John Carlos and Tommie Smith became part of American history when they raised their fists on the medal stand at the 1968 Summer Olympics in Mexico City. They were letting everyone know that their country could do better.
Carlos was in Milwaukee last week to be honored by the Fellowship Open. What was a shocking protest at the time is now seen as a courageous action that has inspired people for generations.
While he was in town, I talked to Carlos for Spectrum News 1.
Dennis: Dr. Carlos, let’s go back to Mexico City in 1968. You’re about to go on the victory platform after the 200 meters. How was it decided with you and Tommie, the Black power tribute?
Dr. Carlos: The only Black power actually was our Black fannies running down that track. This was a project for human rights. Without a doubt, that was our logo. Our umbrella that we stood on was the Olympic project for human rights. I came to the conclusion that I was disenchanted with the fact that the boycott was called off for 1968. God came to my mind and said, “John, you can stay home, but the question is when they put someone in your place and they reach the victory stand, will you be represented the way you would like to be represented?”
When I got on the team, I was still disillusioned for the fact that it looked like everybody’s lost focus in terms of what this boycott was initially about. So I approached Mr. Smith, and I said, “man, I’m disenchanted by the fact the boycott was called off. I’d like to make a statement. What’s your take on that?”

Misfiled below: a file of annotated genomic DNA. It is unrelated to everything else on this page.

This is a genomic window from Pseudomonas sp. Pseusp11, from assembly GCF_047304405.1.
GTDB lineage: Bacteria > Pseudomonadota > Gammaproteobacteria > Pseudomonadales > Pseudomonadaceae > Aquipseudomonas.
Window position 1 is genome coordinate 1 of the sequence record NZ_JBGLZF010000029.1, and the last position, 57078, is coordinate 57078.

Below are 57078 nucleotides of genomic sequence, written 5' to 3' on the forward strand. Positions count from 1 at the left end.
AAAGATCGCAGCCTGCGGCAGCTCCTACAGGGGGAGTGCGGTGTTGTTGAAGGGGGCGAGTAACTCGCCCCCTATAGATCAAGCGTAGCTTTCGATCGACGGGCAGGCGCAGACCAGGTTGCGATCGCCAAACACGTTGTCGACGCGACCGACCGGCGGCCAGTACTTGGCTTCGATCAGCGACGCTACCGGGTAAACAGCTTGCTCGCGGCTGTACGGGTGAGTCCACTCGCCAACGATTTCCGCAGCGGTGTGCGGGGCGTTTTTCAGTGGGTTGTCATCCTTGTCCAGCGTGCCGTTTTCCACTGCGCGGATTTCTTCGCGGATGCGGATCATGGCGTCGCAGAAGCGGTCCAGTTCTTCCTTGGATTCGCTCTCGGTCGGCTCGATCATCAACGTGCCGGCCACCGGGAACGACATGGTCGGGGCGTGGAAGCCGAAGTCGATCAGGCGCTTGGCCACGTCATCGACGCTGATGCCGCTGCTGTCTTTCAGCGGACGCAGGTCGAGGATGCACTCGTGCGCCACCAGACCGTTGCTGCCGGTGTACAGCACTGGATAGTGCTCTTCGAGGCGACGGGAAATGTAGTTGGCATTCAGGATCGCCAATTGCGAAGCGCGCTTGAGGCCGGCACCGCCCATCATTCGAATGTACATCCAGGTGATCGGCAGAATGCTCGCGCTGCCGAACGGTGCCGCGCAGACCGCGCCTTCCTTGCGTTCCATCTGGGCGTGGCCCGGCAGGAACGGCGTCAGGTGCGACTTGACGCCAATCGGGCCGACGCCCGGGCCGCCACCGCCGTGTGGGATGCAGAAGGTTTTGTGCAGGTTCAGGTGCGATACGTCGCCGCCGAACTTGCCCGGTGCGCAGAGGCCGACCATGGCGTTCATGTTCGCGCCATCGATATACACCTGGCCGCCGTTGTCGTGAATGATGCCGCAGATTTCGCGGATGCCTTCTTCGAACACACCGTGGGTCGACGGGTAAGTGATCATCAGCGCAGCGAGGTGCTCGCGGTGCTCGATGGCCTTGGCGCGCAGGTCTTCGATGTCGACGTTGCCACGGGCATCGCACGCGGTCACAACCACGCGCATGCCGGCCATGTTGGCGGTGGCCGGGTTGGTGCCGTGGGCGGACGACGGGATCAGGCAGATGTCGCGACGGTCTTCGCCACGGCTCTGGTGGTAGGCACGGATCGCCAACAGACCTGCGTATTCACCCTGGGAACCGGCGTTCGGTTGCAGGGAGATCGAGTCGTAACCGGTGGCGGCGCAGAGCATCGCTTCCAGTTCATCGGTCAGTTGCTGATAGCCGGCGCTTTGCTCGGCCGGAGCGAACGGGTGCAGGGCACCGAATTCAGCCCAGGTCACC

He said, “I’m with you.” And when he said that, then we came together and started bringing different artifacts that we had to bring to the table. Mr. Smith had the gloves. I had the beads. He had a black scarf. I had a black shirt to cover up my USA Jersey. We were both wearing black socks. We took the Puma shoe out there, probably because the Puma shoe was the most advantageous to our careers at that particular time.
Dennis: So, here we are 54 years later. How would you rate the social activism of athletes today, and in a broader sense, how would you rate society today?
Dr. Carlos: Let’s go to the athletes first. I would say that many athletes haven’t realized that this is not in the moment, this is supposed to be in the movement. You can come out and think that you are going to be Black, or you could be Black conscious and it turns into a fad. You know something that’s going to be there… it is not going to have longevity; it is just there, and then it’s gone.
Dennis: That’s interesting. I will follow up on that because I was going to go that direction. You’re now 77 years old. When you travel the country, do the younger athletes know what you did?
Dr. Carlos: Many know what I’ve done based on the fact that, a lot of the time, they were in school. We came out in the textbooks and the picture was there. A lot of them are intrigued because they like to ask questions. A lot of them are very inquisitive and then some of them don’t recognize the name John Carlos. But when you put the fist up in the sky, then they all recognize.
Dennis: This is a big picture question. Race relations in 2022 in the United States. How would you assess it?
Dr. Carlos: We’re in a quandary, and the only way it’s going to come together is when people come together at the round table and start to have some discussions about this math equation that is before us. Realize that no one’s going to solve this but us. If we don’t solve it soon, the elements in life are going to take the main focus. When I say the elements, I’m talking about tornadoes, natural disasters, drought, fires; all of these things are going to come on the United States or the world, for that matter. In the midst of us trying to find out who we are, what our purpose is here on this earth.